Saturday, September 18, 2010
How to Make Recycling More Festive
Do you ever wonder what happens to all your garbage once you’ve watched the nice humanoids on the truck remove it from the curb?
Me, neither. I’ve got better things to think about than the fate of my used sandwich baggies and blood-stained towels.
But then I went to the American Folk Festival. Sure, the singing and dancing were soul-stretching, the food was fabulous, and the children’s area occupied my five-year-old for a whopping ten minutes, but easily the greatest attraction of the whole weekend was the Zero-Sort Recycling Bag of Fail.
You remember the one I’m talking about, if you went to the festival. It was right at the end of the food court. Some engineering genius figured out that you don’t need an entire bin to throw recyclables into; you just need a flimsy aluminum frame from which you can hang a clear plastic bag.
Well, no one told the wind about this wonderful plan, so this contraption spent most of the weekend collapsing like a central African government, only to be hoisted up time after time by a good-hearted volunteer.
I watched for hours. I really wanted to see this sad sack conquer the elements, so as not to give Zero-Sort (also called, “Single Stream,” which connotes either urine or the movie “Ghostbusters,” so I’ll stick with “Zero-Sort”) a bad name.
I’d love to not have to sort my recyclables anymore. For one thing, it would save time and space. For another thing, I would not have to deal with the Recycling Police at my local transfer station.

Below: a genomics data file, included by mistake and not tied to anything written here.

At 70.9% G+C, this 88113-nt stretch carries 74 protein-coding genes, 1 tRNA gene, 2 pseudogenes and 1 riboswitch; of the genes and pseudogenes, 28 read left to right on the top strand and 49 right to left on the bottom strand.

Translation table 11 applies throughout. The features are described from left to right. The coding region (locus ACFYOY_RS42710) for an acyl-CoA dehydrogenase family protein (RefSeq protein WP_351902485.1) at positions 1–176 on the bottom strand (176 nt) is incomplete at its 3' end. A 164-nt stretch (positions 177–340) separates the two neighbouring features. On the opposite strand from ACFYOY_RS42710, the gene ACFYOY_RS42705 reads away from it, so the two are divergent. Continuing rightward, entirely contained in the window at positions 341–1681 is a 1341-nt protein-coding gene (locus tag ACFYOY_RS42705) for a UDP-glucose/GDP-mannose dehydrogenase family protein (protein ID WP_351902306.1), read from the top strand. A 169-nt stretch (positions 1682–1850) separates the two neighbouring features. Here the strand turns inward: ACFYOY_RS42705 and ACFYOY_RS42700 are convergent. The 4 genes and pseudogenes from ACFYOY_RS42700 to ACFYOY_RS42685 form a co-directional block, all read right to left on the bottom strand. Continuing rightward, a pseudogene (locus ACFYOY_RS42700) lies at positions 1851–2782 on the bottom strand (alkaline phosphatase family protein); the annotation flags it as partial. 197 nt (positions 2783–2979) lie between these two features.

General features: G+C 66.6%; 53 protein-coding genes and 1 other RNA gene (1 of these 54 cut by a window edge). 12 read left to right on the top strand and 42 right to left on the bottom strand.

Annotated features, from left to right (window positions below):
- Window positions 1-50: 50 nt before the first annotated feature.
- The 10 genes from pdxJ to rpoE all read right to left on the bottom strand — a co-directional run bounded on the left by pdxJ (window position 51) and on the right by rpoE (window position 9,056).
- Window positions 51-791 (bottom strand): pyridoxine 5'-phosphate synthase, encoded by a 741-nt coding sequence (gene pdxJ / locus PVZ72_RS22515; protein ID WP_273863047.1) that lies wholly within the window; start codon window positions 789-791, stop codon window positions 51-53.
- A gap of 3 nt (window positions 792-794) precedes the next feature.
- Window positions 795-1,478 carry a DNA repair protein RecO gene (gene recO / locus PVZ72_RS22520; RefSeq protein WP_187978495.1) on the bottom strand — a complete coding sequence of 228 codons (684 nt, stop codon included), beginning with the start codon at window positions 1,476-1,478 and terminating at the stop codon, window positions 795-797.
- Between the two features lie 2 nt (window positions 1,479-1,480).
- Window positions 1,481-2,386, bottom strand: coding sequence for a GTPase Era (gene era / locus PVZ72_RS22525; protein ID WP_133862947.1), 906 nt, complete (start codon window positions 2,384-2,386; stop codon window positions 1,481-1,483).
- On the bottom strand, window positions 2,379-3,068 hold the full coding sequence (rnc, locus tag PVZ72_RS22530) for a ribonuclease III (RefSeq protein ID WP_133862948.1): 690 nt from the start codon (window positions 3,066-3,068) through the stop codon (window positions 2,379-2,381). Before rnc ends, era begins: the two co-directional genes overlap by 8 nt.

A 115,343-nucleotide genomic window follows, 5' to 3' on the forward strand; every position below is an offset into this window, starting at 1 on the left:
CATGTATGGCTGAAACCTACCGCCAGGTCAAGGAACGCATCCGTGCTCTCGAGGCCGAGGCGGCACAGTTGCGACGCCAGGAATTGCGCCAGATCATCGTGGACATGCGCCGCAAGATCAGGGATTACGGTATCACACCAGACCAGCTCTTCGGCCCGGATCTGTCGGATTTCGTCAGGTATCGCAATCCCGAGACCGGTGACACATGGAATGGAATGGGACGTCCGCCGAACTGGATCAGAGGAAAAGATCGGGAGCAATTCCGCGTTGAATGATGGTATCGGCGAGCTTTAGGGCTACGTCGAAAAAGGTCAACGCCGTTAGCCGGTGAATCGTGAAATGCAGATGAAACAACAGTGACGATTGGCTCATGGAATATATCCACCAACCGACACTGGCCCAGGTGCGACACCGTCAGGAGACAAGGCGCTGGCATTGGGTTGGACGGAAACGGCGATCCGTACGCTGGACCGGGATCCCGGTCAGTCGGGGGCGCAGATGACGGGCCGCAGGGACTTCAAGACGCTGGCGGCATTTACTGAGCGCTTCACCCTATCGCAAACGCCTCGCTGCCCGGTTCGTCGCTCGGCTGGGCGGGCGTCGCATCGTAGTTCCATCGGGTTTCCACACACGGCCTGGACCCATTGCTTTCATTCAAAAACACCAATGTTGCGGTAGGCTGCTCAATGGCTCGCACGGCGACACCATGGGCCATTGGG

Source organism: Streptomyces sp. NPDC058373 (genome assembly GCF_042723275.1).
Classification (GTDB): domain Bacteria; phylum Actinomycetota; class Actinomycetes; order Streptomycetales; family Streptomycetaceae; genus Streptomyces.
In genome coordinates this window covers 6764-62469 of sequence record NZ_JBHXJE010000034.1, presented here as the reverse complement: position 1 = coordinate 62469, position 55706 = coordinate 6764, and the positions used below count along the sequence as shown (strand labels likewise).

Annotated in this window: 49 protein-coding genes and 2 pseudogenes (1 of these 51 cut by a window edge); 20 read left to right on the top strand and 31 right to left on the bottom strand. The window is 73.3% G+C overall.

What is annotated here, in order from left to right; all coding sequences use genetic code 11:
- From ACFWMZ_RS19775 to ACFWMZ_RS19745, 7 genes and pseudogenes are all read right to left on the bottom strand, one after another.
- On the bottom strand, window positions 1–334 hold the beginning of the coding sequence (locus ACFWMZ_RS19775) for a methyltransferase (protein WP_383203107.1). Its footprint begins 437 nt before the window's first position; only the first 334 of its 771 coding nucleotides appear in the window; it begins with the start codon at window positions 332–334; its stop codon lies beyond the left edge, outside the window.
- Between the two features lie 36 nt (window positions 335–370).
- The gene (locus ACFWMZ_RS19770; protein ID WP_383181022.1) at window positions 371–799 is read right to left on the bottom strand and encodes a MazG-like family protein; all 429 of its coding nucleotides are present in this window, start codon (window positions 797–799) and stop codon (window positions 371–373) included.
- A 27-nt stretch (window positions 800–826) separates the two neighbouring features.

You see, curbside pickup in my town ends about 30 yards from my house. So every weekend, I dutifully load up my vehicle with refuse and haul it to the transfer station (formerly known as “the dump”), where a fellow in coveralls greets me as though I’m bringing him a radioactive chihuahua with poor bladder control.
I don’t know what it’s like to work at a transfer station, but this dude is way too stressed out.
He scurries over to make sure I’m not throwing any used condoms in with the tin cans, or whatever other shenanigans he thinks I might try and pull.
“What have you got?” he asks.
“Mixed paper,” I answer.
He says “Jesus” in a tone of voice that means he really regrets coming to work on a day when some idiot would try to recycle a bunch of paper.
I stand there for a minute, wondering if he’s going to break down and cry or tell me it’s okay to do what I came to do. Eventually I get permission to proceed, and invariably he spots Something That Should Not Be In There.
“That’s garbage,” he says, pointing to a plastic yogurt container I attempted to add to the “colored plastic containers” bin.
Great. Now he’s caught me trying to make more work for him, and I feel like a complete jerk.
It turns out that only plastics labeled with a number 2 are accepted at this particular Recycling Center of Needless Anxiety. I’ll never be able to show my face there again.
All of this could be avoided if Zero-Sort recycling was the norm. It’s already gaining traction in Bangor and Brewer; the rest of us should jump on board right away.
Because, as it stands now, I have to wait until next year’s Folk Festival to get rid of all my recyclables.